Monday, 18 February 2019 11:42

Cuneiform

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in Poetry
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Cuneiform

This poem is written in memory of Tom Leonard, 1948-2018, see here.

Cuneiform

by Peter Clive

Everything lies in ruins. This Glasgow
is an ancient ruined city by the Euphrates
after some rival, or barbarian invasion,
or simply the passage of time has had its way,
gap sites where ziggurats once stood, shards
scattered across the brownfield yesteryear
whose damp tubercular breath
condenses on the back of my neck,

but this is the Clyde, not the Euphrates.
This shattered and scattered clay
whose pieces you pick up and hold
is not some Mesopotamian jigsaw
of the sort archaeologists like to solve.
These marks are not cuneiform pressed
upon the cold hard fragments in your hand
that you try to fit together and decipher.

It is you. It is your own living tongue
after it has been turned to stone,
and after the sledge hammer and wrecking ball
have had their way, and broken you,
and dumped all your words in a midden
and left you able to meet your mute self
only behind glass, in a glass case, in a museum,
reading how others have captioned you in labels:
their interpretations, educated guesswork,
accidental errors, deliberate falsehoods, lies,

in some nostalgia palace
where the passage of time is frozen
to hold the living captive,
saying, "this is how things were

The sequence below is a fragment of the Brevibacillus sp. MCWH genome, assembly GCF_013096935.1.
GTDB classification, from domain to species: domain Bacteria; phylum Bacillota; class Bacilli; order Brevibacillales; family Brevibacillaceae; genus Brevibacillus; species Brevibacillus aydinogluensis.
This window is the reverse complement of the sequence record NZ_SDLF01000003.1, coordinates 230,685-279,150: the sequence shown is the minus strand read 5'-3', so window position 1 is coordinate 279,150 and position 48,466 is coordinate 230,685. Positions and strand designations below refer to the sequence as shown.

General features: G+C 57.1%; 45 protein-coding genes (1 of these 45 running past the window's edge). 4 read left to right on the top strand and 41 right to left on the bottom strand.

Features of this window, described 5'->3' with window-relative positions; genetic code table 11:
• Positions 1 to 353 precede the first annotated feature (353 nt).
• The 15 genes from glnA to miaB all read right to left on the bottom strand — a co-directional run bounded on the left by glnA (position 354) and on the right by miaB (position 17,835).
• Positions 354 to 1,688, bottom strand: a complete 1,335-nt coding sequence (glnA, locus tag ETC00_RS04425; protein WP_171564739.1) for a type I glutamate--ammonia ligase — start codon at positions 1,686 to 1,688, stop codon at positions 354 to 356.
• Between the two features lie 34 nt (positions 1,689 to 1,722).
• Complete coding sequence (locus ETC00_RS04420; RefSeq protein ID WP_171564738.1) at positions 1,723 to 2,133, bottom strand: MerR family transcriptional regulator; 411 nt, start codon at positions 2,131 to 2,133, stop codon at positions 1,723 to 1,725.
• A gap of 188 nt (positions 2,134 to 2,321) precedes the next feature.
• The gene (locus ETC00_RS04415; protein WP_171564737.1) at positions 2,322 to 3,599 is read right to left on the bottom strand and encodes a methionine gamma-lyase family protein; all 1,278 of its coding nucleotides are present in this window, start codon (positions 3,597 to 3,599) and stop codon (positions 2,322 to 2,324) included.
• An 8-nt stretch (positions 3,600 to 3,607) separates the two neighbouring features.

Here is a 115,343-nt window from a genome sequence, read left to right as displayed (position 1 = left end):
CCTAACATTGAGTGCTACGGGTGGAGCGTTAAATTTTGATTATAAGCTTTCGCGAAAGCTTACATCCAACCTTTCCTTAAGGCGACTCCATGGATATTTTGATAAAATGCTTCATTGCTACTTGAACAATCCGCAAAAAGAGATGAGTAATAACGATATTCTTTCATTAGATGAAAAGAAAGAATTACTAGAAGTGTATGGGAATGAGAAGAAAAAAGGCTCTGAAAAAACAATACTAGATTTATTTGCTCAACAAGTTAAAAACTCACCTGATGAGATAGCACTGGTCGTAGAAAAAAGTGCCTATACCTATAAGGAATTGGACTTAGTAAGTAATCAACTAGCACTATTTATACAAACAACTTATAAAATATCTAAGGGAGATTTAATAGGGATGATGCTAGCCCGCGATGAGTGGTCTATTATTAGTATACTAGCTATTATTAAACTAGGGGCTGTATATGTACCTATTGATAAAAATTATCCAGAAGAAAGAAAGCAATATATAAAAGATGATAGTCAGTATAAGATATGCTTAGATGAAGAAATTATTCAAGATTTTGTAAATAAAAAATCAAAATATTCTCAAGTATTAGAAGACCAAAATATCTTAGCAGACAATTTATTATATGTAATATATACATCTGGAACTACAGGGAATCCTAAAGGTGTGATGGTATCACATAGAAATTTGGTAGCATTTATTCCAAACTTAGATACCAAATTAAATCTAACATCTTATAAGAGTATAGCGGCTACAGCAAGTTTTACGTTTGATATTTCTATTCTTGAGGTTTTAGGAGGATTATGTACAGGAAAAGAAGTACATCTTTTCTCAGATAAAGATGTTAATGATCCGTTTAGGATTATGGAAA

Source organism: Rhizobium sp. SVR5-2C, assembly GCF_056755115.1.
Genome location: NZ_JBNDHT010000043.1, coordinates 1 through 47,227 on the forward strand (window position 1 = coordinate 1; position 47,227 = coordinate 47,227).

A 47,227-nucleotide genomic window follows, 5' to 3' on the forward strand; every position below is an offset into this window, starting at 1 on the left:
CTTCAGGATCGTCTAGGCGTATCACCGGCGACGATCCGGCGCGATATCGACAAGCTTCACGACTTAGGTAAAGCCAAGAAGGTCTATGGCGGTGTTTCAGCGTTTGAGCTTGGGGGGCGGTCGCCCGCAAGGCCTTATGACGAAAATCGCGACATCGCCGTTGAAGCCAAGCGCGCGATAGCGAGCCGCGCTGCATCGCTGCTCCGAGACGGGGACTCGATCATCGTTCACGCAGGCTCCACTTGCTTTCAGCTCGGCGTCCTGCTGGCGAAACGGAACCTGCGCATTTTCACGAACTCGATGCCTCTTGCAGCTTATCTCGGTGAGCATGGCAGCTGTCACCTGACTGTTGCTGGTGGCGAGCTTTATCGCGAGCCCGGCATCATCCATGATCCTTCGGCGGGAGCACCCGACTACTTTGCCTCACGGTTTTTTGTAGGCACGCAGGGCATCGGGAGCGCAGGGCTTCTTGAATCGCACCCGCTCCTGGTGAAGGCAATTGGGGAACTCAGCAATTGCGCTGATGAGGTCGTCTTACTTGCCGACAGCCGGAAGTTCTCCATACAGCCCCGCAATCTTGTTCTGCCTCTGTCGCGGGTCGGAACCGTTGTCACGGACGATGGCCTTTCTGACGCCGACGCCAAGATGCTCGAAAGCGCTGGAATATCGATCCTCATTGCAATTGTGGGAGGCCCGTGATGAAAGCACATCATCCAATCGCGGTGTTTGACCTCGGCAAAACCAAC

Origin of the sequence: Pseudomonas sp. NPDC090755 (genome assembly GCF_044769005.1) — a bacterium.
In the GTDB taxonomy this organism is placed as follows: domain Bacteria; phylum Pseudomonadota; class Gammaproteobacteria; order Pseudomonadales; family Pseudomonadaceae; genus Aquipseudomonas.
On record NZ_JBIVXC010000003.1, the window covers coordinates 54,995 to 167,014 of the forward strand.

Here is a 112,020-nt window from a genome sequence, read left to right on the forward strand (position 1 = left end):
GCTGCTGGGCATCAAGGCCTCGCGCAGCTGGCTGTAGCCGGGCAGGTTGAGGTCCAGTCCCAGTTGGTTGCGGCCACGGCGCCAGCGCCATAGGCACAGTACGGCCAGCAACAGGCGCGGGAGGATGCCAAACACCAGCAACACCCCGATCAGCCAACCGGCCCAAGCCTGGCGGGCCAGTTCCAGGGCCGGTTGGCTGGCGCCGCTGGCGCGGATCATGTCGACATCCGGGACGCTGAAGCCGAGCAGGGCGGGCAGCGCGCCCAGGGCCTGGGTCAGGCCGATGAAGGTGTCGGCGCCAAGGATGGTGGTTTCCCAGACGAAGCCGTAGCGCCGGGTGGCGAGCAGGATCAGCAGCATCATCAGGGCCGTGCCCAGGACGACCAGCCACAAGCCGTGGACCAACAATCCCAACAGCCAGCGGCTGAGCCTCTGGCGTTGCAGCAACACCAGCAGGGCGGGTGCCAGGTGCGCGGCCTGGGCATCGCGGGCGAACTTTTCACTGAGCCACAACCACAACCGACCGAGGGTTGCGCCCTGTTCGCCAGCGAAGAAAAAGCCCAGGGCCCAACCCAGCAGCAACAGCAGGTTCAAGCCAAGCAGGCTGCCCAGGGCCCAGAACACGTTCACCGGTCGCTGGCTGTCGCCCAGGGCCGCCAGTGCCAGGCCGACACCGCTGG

so this is how they will always be.
This is all in the past. It cannot save you.
You are only what we say you are now."
The word "no" lies untranslated
on a cuneiform tablet out of reach, hidden
behind something lurid and embarrassing,

but there was a man who turned it back
and raised your words from bones and ash,
lifted them from this disintegrating clay,
breathing life into them with poetry,
restoring their voice and making them laugh,
and bulldozing museums with basic facts.

Though all that's left of any life, once gone,
is an unfinished jigsaw, its missing pieces
now forever lost, we'll fill the gaps
with pieces of our own rescued from obscurity
and the impertinence of casual oppression.

Read 330 times Last modified on Monday, 18 February 2019 13:51
Peter Clive

Peter lives on the southside of Glasgow with his wife and three children. He is a scientist working in renewable energy, and in addition to writing poetry, he enjoys writing and performing piano music.